A private tertiary teaching hospital catering to the needs of a large population thus represents an important center for serological surveys. Also, the available data at Rajasthan state level on the seroprevalence and distribution of this blood borne pathogen is limited.
It was against the above backdrop that the present study was undertaken to estimate the seroprevalence of Hepatitis B viral infection among OPD patients attending tertiary care hospital.
The present study is a prospective hospital based study conducted in the department of Microbiology, at Ananta Institute of Medical Sciences & Research Center, Rajsamand from December 2015 to April 2017. A total of 3891 blood samples were collected from patients attending different OPDs, for whom HBsAg detection was sought after a written consent. For the evaluation of HBsAg, a one-step rapid immunochromatographic Assay (ICA) was used. The qualitative detection of HBsAg was determined using a rapid Card (Hepacard-Biomed industries). The ICA are rapid and sensitive methods for detecting HBsAg. They are economical and do not require special instrumentation for analysis and have been recommended for use in clinical microbiology laboratories. Immnunochromatoghraphic Assay has high sensitivity and specificity. The reactive samples were retested in duplicates with fresh blood samples, if found reactive were considered as reactive.
We report here a study to assess the epidemiology of HBV prevalence among the OPD patients attending a tertiary care hospital of Rajsamand (Rajasthan). A total of 3891 serum samples were processed for HBsAg detection over a period of 12 months, among them 1731 (44.48%) were male and 2160 (55.51%) were female. Table 2 shows age and sex distribution of hospital based population. The seroprevalence of HBsAg was 90 (2.31%). It was higher in males 46 (2.65%) as compared to females 44 (2.03%). The highest seroprevalence was found to be among 61-70 age groups which were (4%). The highest seroprevalence among HBsAg positive male was found in 61-70 age group which was 5.47% and among females were in age group 41-50 which was 3.71.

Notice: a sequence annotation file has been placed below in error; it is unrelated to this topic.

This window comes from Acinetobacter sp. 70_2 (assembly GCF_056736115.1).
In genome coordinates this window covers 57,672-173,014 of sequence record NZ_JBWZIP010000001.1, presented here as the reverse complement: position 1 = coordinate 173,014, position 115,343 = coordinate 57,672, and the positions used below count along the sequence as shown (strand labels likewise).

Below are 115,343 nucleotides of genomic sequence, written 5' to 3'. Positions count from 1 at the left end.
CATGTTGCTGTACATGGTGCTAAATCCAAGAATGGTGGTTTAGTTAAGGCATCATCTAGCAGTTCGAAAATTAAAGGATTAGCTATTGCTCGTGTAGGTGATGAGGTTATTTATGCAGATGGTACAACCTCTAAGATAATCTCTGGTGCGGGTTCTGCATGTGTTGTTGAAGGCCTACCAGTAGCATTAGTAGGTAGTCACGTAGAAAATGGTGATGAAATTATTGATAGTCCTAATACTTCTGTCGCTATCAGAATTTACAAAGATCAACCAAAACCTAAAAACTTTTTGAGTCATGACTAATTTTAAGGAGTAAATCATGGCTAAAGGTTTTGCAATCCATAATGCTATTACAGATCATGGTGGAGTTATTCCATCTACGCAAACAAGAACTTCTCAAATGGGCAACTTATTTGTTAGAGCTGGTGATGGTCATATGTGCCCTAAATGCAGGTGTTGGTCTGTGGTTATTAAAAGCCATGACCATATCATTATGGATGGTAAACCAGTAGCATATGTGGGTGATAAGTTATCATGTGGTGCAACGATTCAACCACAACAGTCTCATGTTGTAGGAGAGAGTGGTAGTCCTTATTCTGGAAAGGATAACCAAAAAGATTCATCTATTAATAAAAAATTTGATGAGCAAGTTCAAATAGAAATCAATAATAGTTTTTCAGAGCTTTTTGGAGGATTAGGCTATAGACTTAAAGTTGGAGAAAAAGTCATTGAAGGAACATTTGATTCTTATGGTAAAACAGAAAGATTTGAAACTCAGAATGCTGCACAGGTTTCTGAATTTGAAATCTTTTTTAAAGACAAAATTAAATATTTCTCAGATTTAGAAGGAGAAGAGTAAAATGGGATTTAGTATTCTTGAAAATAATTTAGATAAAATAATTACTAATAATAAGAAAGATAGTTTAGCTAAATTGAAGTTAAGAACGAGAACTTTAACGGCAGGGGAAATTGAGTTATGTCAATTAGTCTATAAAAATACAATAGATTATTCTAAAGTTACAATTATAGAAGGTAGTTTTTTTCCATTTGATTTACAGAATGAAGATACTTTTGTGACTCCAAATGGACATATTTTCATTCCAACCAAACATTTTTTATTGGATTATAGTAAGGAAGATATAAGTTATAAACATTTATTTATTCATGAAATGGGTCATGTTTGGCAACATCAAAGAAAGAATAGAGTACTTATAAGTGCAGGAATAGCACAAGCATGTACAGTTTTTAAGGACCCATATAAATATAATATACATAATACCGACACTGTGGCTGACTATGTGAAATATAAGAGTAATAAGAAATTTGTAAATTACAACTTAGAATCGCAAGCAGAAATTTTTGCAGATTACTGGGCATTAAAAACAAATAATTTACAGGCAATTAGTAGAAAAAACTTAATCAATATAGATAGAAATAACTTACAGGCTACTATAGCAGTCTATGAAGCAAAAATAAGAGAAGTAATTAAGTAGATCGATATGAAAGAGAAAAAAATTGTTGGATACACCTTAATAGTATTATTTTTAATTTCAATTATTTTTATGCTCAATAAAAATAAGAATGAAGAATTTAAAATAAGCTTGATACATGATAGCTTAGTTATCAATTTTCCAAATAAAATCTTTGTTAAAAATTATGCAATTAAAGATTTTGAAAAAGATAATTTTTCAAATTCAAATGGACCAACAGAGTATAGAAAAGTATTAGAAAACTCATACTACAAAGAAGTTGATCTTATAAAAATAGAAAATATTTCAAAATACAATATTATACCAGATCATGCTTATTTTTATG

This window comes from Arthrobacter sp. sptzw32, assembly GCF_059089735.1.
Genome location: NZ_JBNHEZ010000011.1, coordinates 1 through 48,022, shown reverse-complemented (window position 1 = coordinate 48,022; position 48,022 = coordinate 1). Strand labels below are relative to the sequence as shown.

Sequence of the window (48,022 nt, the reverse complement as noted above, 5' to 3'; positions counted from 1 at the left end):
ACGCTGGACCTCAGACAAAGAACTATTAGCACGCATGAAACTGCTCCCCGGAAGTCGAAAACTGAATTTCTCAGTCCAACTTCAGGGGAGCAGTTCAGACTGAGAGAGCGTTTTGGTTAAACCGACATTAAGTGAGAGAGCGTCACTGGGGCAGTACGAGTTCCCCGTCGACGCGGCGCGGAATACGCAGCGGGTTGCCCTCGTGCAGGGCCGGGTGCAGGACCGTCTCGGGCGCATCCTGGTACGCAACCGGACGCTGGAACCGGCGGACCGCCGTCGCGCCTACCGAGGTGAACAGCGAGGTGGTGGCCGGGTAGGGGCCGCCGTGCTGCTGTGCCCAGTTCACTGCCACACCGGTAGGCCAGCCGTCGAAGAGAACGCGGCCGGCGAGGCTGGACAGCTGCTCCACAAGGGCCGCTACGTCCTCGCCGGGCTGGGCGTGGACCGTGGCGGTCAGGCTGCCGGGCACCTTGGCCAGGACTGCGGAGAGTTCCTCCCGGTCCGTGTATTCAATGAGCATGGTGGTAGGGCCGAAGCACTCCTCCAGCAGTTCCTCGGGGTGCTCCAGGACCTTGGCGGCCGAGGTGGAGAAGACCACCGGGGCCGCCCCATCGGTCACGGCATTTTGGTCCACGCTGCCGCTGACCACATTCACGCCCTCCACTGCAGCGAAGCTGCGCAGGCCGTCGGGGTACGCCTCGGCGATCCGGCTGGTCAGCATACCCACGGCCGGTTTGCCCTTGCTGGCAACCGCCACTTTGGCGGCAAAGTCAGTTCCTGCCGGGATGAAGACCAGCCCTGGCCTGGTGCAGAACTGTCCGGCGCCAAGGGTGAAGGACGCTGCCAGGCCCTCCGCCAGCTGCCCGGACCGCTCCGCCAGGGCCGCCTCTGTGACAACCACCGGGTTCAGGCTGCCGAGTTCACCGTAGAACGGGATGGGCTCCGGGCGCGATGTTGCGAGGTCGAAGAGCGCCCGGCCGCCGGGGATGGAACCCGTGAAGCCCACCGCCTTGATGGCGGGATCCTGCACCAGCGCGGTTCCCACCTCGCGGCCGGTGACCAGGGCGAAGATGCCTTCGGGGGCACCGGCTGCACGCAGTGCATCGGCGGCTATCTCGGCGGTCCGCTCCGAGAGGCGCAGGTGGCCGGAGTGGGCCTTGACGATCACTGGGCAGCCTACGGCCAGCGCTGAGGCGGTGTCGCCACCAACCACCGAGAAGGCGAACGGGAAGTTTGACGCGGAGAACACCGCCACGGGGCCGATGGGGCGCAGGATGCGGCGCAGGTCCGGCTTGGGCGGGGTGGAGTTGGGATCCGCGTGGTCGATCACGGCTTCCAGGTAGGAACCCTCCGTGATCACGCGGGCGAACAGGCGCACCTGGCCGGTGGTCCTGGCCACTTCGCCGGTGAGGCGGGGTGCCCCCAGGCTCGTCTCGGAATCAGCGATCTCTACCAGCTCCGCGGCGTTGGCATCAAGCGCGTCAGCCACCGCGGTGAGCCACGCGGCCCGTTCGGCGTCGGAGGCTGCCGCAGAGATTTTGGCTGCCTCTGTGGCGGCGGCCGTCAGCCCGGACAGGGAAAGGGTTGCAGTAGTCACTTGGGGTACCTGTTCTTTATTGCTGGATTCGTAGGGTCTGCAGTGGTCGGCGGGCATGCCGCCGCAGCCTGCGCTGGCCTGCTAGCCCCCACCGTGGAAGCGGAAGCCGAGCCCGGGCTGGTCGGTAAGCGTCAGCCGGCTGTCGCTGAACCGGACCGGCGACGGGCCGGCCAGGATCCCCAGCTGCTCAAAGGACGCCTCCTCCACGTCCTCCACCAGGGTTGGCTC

|Table 1: Gender Distribution of HBsAg Positive Patients
|Table 2: Age and Sex distribution of OPD patients with hepatitis B seropositivity
The seroprevalence of HBsAg in the present study was found to be 2.31%. India has been placed into the intermediate zone of prevalence of hepatitis B (2-7%) so present study findings correspond to it. HBV prevalence among the hospital based population at Karad, Maharashtra in a tertiary care hospital by Patil et al 2016, the seroprevalence of HBsAg was found to be 2.25%. A study conducted by Tripathi P.c. et al 2015 seroprevalence of hepatitis B surface antigen at a tertiary care center in Telangna was 1.69%. Samtha P et al 2014 in their hospital based population at Guntur Andhra Pradesh reported prevalence of hepatitis B surface antigen was 2.4%, which approximately coincides with our study. Quadri S.A. at al 2013 reported the prevalence of HBsAg to be 1.63%, in a hospital based study at Bijapur, Karnataka. A recent study conducted in Rajasthan by Payal Mathur et al 2016 at a tertiary care teaching hospital situated at district Ajmer, the seroprevalence of HBsAg was found to be 0.94% only. Another hospital based population study conducted by Smita Sood 2013 at Jaipur district of Rajasthan at a superspeciality private hospital among OPD attendees, the prevalence of hepatitis B surface antigen was observed to be 1.73%. There are several studies conducted on seroprevalence of HBsAg in India. The point of hepatitis B in non-tribal population is 3.07% and among the tribal population is 11.85%. Batham A et al in their review of 54 studies on seroprevalence of HBsAg was observed 2.4% in non-tribal population and 15.9% among tribal population. Another review of hepatitis B prevalence in India by Lodha et al has conducted that it is in between 1-2%14. High prevalence of HBsAg (between 2-7%) has been reported in the past, and a community based study carried out in Tamil Nadu reported the prevalence of HBsAg was 5.7%. Another study conducted in Sarkhet Valley, HBsAg prevalence rate was found to be 8.8% in the hospital patients. The prevalence of HBsAg in patients attending surgical OPD at Fauji Foundation hospital, Rawalpindi, Pakistan has been reported as 2.28%. Seroprevalence of Hepatitis B was 2.11% to3.53%18, 19 in Rawalpindi, and 4% from Jamshoro (Sindh). Very Low prevalence rate of HBsAg also has been observed in few studies Smita Sood and Shirish Malvankar 2010 in a study of HBsAg prevalence in hospital based population was noted to be 0.87%. The relative low prevalence in their study could be due to the fact that it was conducted in a private hospital catering usually to economically privileged class patients. Another low prevalence of 0.62% has been reported among blood donors from coastal Karnataka.